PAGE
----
Old benches, a remembered bandstand, a dead fountain full of rotting water, the facades of colonial buildings mixed in with fast-food counters, ATMs and hoardings for men's underwear, together with the grids of light and shade when the sun shines through the surrounding trees, provide the setting for a seemingly perpetual and socially levelling carnival, a vengefully postcolonial parody of the English promenade. Clueless foreigners, wimpled nuns, collared parsons, eager evangelists, flocks of ruddy-cheeked schoolchildren and marching Gorkhas provide the costumed matrix through which processes, in a kind of anxious stateliness, that uniquely Bengali ensemble, the Honeymooning Family: the bride still bridal and the groom still 'dipal, trailing an impossibly slow-moving entourage of parents, grandparents, aunts, uncles, poor relations, infant nieces and nephews and their surly-faced attendants, all in full winter regalia, whatever the weather.
This flow is counterpointed by the scantier presence of the locals ' wizened old women knitting graciously in their handloom aprons or selling bhutta with the same impersonal sweetness, Nepalese mothers taking their children back home from school, the ponies doing their endless rounds, the load-bearing Bhutias with huge Godrej almirahs on their backs and strapped to their foreheads, the shaggy mountain dogs, strays here but prized in the Cities of the Plain, so that when they gaily loll and tumble about, entirely at home in the Mall, the whole place begins to look like a drawing room gone berserk, full of dusty, unkempt pets. (Writing the first draft of his screenplay in the deserted Windermere Hotel, Ray had created the visual and musical refrain of the Nepalese urchin who gets his Cadbury's at the end: 'He symbolized Darjeeling for me because he was the only rooted character.')
Always in Darjeeling, these distances and proximities, the contrary flows of people, and the accidental crossings of their normally disparate paths, are contained by vaster and mistier distances, heights and depths, peaks and valleys, visible or obscured, lending to the human scene a sense of being encircled, overseen or ignored, by an altogether different order of time and space. Hence, in order to describe or represent Darjeeling one needs not only the language of history and social comedy, of class and caricature, but also the vocabulary of the sublime, something larger and bluer, more imperious and transcendent. Not only Parashuram, Jane Austen and Mozart, but also Rabindranath, Mann and Mahler. This is the synthesis that Ray (and on a different scale, Mann) had achieved through what remained for Ray 'a very artificial kind of creation', distinctly 'western in feeling'. Ray is savouring here the tonal achievements of what he always regarded as an epochal and essentially misunderstood film.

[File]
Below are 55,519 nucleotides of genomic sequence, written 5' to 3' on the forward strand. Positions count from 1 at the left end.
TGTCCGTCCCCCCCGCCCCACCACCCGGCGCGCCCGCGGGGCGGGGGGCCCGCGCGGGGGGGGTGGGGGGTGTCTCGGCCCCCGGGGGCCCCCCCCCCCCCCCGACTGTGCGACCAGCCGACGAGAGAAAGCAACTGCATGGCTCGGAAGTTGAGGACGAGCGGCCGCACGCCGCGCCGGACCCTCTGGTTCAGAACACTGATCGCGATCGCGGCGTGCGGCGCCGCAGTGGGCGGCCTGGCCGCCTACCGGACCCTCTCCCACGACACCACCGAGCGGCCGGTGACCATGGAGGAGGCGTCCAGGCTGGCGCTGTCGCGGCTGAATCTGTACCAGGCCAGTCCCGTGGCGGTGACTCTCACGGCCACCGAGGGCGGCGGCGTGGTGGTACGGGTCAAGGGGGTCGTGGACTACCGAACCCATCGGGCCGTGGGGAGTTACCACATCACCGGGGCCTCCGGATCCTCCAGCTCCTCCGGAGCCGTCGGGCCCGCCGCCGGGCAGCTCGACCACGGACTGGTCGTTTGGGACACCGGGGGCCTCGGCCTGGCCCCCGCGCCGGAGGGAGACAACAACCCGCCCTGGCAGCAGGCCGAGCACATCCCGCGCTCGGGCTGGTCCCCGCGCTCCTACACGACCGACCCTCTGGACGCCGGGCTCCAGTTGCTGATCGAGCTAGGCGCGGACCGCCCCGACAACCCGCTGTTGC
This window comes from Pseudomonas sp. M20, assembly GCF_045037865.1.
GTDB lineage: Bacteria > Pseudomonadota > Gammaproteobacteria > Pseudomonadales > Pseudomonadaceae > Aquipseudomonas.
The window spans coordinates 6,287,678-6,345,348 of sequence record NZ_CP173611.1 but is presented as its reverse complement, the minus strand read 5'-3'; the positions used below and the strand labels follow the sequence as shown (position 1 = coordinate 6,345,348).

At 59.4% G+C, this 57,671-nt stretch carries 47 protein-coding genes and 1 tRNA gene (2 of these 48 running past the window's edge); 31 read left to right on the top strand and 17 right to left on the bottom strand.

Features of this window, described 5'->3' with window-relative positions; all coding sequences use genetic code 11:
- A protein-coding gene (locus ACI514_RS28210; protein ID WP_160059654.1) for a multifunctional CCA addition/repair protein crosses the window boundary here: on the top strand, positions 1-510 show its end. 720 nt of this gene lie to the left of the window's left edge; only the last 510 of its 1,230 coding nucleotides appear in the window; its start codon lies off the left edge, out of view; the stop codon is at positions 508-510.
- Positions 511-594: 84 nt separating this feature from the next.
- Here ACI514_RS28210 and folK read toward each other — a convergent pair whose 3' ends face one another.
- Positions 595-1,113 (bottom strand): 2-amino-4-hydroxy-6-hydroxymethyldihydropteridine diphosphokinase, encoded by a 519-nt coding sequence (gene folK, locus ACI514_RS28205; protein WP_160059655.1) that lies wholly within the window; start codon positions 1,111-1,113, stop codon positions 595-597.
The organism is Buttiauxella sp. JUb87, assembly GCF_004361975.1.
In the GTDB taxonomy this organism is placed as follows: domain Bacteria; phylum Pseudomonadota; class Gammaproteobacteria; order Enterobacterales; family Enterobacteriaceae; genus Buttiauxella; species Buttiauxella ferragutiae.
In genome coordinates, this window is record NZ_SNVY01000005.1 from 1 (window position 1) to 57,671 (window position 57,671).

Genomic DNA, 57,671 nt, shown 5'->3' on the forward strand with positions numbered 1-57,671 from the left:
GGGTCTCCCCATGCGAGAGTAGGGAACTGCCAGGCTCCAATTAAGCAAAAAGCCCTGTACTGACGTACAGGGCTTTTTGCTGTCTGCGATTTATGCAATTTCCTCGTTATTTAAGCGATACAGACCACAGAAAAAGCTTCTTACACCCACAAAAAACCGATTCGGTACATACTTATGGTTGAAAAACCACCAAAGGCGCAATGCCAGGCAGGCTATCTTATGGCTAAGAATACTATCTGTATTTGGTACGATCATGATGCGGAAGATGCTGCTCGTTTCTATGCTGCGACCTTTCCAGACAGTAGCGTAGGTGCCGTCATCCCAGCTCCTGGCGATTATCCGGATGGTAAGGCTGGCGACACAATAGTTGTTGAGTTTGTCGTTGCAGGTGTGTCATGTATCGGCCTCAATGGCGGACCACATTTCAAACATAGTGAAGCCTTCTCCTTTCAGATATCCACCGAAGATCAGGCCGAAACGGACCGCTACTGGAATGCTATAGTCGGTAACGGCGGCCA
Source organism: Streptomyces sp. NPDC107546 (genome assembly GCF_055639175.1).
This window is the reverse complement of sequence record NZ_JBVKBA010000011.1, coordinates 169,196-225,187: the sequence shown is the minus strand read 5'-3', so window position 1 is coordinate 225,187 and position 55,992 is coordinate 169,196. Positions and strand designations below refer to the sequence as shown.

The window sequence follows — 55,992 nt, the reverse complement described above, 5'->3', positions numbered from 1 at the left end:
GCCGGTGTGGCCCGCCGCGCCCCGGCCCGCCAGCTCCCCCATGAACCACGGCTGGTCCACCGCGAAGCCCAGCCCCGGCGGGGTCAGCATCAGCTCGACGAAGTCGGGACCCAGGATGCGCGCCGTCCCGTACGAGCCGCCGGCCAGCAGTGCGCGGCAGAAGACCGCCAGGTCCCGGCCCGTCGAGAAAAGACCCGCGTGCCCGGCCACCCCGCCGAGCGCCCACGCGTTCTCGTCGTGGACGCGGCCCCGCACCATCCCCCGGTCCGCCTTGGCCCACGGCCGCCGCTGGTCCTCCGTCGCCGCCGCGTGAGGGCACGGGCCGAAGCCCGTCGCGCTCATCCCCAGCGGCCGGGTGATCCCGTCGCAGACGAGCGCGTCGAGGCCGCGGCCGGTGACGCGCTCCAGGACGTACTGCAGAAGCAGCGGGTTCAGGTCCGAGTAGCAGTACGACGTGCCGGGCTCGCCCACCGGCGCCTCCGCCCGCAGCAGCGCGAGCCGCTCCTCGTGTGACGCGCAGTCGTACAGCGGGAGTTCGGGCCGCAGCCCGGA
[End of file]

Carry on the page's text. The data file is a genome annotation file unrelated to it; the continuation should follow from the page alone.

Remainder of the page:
Mountains ' as the 'little poet', John Keats, realized during his walking tour of the Wordsworthian Lake District ' can make small people feel big, and big people feel small. The sublime can terrorize, chastize or humiliate; but it can also elevate, aggrandize or transfigure. In this, the sublime opens up the entire spectrum between power and powerlessness, the great and the small, the high and the low, played out socially, politically, psychologically and physically. Ray's film captures, without ever letting go of its lightness, this entire range. His Raibahadur Indranath Roy Chowdhury ' played by Chhabi Biswas, Olympian among actors ' is put down not only by modernity but also, quite literally, by a mountain. This happens in the presence of a singing local urchin eating chocolate, whose echoing song opens up terrifying spaces above and around the old man in which he fears he may lose himself. But the same mountain-range infuses a strange spirit of daring in the younger and the humbler. Indranath's daughter and the impecunious 'young man', whom she feels vaguely interested in, each feel and act upon, in their different ways, the sublime's defiant-making 'swell'.
On our way down to Darjeeling from Mirik, in a taxi packed with people from the local villages, there was a young English couple having one of those irresolvable conjugal tiffs. Around them contraband cigarettes from Nepal were being merrily hidden below the seat covers at checkposts; puffed rice was falling from time to time like mad confetti from somebody's badly-packed luggage on the roof of the car; a grimy young boy had fallen sweetly asleep with his head on my friend's arm stretched out along the back of the seat. In the Babel of tongues inside the car, only my friend and I seemed to understand, or care about, this couple's genteel quarrel, the twists and turns of which seemed to follow those of the hairpin bends in the mountain road. 'The point, darling,' I heard, 'is not that you don't care, but that you don't care that you don't care.' I looked out of the window, into the most beautifully dappled forests of pine, and noticed the mists swirling in among the trees from above.